OPINION: The Positive Parenting in Baby Led Weaning
This is a new series of Opinion entries which will be different from the research based articles I usually post.
When my son turned 6 months like all parent we began looking into how to introduce solid foods to him. Like most people I knew about starting with fruit and vegetable purees and had already bought a couple ( OK maybe more than a couple) baby cookbooks with all these puree combinations and meal plans. We were ready to start!
Then I came across Baby Lead Weaning (BLW). I had come across the (misleading) title before and ignored it because we had no plans to wean our baby any time soon. On further inspection it has nothing to do with weaning per say and everything to do with introducing solids in a very interesting way.
BLW (a term attributed to Gill Rapley ) is basically about allowing your child to self feed and skipping purees altogether and going for appropriate finger food. You can read all the details and guidelines about BLW here on their official website.
Going through the process with my own son it made me realize how much BLW supports the philosophies we try to follow in Positive Parenting:
- Choosing an age appropriate activity for your child:
One of the first guidelines of BLW is waiting till your child shows signs of readiness. Is he sitting up independently? is he reaching for objects and interested in putting them in his mouth?
- Supporting your child’s development:
Children at that age naturally place things in their mouths. Self feeding is a natural extension to this instinct as well as exercise fine motor skills and eye-hand coordination.
- Helping your child develop positive eating habits:
Feeding himself allows your child to regulate how much food he eats when he’s hungry and stop when he’s full on his own. He also gets to practice his independence by choosing what to eat and what not to eat. There is no “last spoon” to finish off, just his own self monitoring.
- Avoiding feeding power struggles:
Mealtimes can turn into real struggles as parents negotiate with their kids to finish their food, eat one more bite or threaten no dessert. Practicing BLW helps you learn to trust your child and his food intake. He may eat very little for breakfast but have a good dinner or he may have a lousy day eating but eat double his portions the next day. An article I read once on baby and toddler eating had very good advice; it said it’s always best to look at how much your child is eating within the week. That is a fairer estimate than judging day-to-day eating.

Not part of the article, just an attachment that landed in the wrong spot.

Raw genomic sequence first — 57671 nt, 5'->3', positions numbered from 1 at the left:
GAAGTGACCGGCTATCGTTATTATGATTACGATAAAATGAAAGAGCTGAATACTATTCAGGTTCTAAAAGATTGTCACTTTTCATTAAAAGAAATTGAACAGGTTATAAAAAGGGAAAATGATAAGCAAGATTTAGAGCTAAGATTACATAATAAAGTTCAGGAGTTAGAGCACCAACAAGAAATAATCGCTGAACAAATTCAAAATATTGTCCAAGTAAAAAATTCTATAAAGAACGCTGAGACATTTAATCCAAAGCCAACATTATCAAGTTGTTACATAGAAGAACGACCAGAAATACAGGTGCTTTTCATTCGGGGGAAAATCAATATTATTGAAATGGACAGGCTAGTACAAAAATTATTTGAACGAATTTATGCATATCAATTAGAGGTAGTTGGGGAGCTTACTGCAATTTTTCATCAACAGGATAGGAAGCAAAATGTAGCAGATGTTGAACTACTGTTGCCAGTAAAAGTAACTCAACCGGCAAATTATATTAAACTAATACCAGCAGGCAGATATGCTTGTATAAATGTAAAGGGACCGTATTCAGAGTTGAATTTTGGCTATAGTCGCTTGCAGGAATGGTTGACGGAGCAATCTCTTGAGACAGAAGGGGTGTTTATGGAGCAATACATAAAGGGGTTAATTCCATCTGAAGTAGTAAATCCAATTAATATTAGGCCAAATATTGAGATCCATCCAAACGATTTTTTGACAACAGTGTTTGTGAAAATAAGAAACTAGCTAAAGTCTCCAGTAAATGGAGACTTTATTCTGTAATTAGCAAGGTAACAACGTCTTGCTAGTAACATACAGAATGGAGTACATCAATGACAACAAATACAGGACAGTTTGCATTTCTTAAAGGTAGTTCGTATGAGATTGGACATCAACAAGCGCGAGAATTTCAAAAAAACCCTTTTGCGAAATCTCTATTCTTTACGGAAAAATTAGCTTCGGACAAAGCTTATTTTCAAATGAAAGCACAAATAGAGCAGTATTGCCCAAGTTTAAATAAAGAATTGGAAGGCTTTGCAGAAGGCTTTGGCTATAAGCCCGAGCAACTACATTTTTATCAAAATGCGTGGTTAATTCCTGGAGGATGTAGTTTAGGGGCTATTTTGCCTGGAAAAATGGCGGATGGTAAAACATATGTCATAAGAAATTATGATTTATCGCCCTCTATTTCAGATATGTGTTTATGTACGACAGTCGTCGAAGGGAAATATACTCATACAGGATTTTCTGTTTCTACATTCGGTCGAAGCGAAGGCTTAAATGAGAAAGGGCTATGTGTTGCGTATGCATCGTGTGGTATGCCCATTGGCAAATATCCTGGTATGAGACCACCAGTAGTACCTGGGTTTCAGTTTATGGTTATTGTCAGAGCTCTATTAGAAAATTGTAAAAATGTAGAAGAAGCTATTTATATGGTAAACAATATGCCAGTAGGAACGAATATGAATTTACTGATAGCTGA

- Avoiding raising a picky eater:
Children are people like the rest of us, they like and dislike different things, and sometimes they change their minds! By placing diverse and healthy choices in front of your child you are teaching them how to value food and decide for themselves what they want to eat. Don’t be discouraged! Reintroduce rejected foods over and over again, you’ll be pleasantly surprised when your child starts eating them!
- Eating together as a family and creating a positive habit:
Often times I see families experience this scenario; parents eat separately then baby is fed alone either before or after parents. Sometimes it can last an hour feeding the child and it can feel like a chore! Other times parents let their children roam feed. But at a certain point and age you are going to start requesting that your child “grow up” and sit at the table and eat “properly”. So why wait to introduce this? Babies and toddlers learn instinctively through imitation. When you model eating and proper dinner behavior they’ll pick up on it and be encouraged. That’s not to say they won’t fling food or throw their spoons. These are all natural behaviors that children do as they explore the world and their limits.
Finally, I have to say starting off with BLW sometimes isn’t always easy. On our first day of feeding I found myself wanting my son to have more of the spoon instead of just a taste as he’s supposed to. Parents are told that suddenly children should be consuming several spoonfuls of food 1-3 times a day and that can put a lot of pressure. I believe the biggest issue to overcome is the parent’s own emotional one of letting go and trusting your child and the process. That being said, sometimes BLW doesn’t match your child or your family’s needs and may not be for you. Sometimes a blend of spoon feeding and BLW is what works. I spoon feed my child when he gets lazy or is tired as well. These are all natural. The important point at the essence of positive parenting is to keep a flexible mind about things; some days baby will eat well and others not, sometimes he’ll self feed and others need help, he may love carrots today but hate them tomorrow for no apparent reason. In all cases there is no need to feel pressured or stressed, ask yourself these questions:
- At the end of the week; did my child eat well?
- Did he have a diverse selection of healthy choices?
- Was mealtime a pleasant and stress-free experience for everyone?
- What can be changed for next time?
It’s an ongoing process. Here area a list of references I’ve found useful on young children and eating.